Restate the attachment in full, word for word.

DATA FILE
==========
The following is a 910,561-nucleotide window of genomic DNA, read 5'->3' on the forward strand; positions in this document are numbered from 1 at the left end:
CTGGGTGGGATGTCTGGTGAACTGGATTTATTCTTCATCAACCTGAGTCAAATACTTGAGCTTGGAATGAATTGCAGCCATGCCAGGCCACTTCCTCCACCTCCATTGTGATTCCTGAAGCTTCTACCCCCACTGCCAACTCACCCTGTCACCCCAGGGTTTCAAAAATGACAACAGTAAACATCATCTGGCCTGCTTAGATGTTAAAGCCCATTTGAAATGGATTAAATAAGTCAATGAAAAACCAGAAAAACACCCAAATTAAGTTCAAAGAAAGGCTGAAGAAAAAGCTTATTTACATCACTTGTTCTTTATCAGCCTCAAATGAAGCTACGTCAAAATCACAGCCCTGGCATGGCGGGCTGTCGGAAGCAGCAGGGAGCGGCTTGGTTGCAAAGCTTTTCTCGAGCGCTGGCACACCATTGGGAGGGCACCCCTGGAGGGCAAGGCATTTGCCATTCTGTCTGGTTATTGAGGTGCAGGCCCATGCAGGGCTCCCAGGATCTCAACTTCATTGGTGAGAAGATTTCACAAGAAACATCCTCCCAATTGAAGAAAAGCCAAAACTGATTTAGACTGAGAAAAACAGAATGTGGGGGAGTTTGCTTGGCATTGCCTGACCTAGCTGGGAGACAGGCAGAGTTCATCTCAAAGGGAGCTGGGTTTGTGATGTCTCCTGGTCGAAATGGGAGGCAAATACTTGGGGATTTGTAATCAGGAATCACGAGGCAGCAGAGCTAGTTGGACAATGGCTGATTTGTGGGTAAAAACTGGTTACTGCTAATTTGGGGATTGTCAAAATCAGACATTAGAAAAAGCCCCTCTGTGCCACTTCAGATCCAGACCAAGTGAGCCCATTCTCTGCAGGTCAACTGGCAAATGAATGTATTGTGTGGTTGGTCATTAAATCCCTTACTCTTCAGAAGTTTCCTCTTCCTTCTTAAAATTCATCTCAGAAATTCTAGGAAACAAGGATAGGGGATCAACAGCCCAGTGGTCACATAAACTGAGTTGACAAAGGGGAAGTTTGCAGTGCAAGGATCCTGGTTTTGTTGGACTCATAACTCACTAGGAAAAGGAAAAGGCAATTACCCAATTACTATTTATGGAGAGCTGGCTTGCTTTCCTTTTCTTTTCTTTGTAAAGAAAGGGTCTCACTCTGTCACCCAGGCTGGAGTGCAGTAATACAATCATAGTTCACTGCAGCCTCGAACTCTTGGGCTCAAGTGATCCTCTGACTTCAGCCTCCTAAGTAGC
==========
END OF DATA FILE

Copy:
The following is a 910,561-nucleotide window of genomic DNA, read 5'->3' on the forward strand; positions in this document are numbered from 1 at the left end:
CTGGGTGGGATGTCTGGTGAACTGGATTTATTCTTCATCAACCTGAGTCAAATACTTGAGCTTGGAATGAATTGCAGCCATGCCAGGCCACTTCCTCCACCTCCATTGTGATTCCTGAAGCTTCTACCCCCACTGCCAACTCACCCTGTCACCCCAGGGTTTCAAAAATGACAACAGTAAACATCATCTGGCCTGCTTAGATGTTAAAGCCCATTTGAAATGGATTAAATAAGTCAATGAAAAACCAGAAAAACACCCAAATTAAGTTCAAAGAAAGGCTGAAGAAAAAGCTTATTTACATCACTTGTTCTTTATCAGCCTCAAATGAAGCTACGTCAAAATCACAGCCCTGGCATGGCGGGCTGTCGGAAGCAGCAGGGAGCGGCTTGGTTGCAAAGCTTTTCTCGAGCGCTGGCACACCATTGGGAGGGCACCCCTGGAGGGCAAGGCATTTGCCATTCTGTCTGGTTATTGAGGTGCAGGCCCATGCAGGGCTCCCAGGATCTCAACTTCATTGGTGAGAAGATTTCACAAGAAACATCCTCCCAATTGAAGAAAAGCCAAAACTGATTTAGACTGAGAAAAACAGAATGTGGGGGAGTTTGCTTGGCATTGCCTGACCTAGCTGGGAGACAGGCAGAGTTCATCTCAAAGGGAGCTGGGTTTGTGATGTCTCCTGGTCGAAATGGGAGGCAAATACTTGGGGATTTGTAATCAGGAATCACGAGGCAGCAGAGCTAGTTGGACAATGGCTGATTTGTGGGTAAAAACTGGTTACTGCTAATTTGGGGATTGTCAAAATCAGACATTAGAAAAAGCCCCTCTGTGCCACTTCAGATCCAGACCAAGTGAGCCCATTCTCTGCAGGTCAACTGGCAAATGAATGTATTGTGTGGTTGGTCATTAAATCCCTTACTCTTCAGAAGTTTCCTCTTCCTTCTTAAAATTCATCTCAGAAATTCTAGGAAACAAGGATAGGGGATCAACAGCCCAGTGGTCACATAAACTGAGTTGACAAAGGGGAAGTTTGCAGTGCAAGGATCCTGGTTTTGTTGGACTCATAACTCACTAGGAAAAGGAAAAGGCAATTACCCAATTACTATTTATGGAGAGCTGGCTTGCTTTCCTTTTCTTTTCTTTGTAAAGAAAGGGTCTCACTCTGTCACCCAGGCTGGAGTGCAGTAATACAATCATAGTTCACTGCAGCCTCGAACTCTTGGGCTCAAGTGATCCTCTGACTTCAGCCTCCTAAGTAGC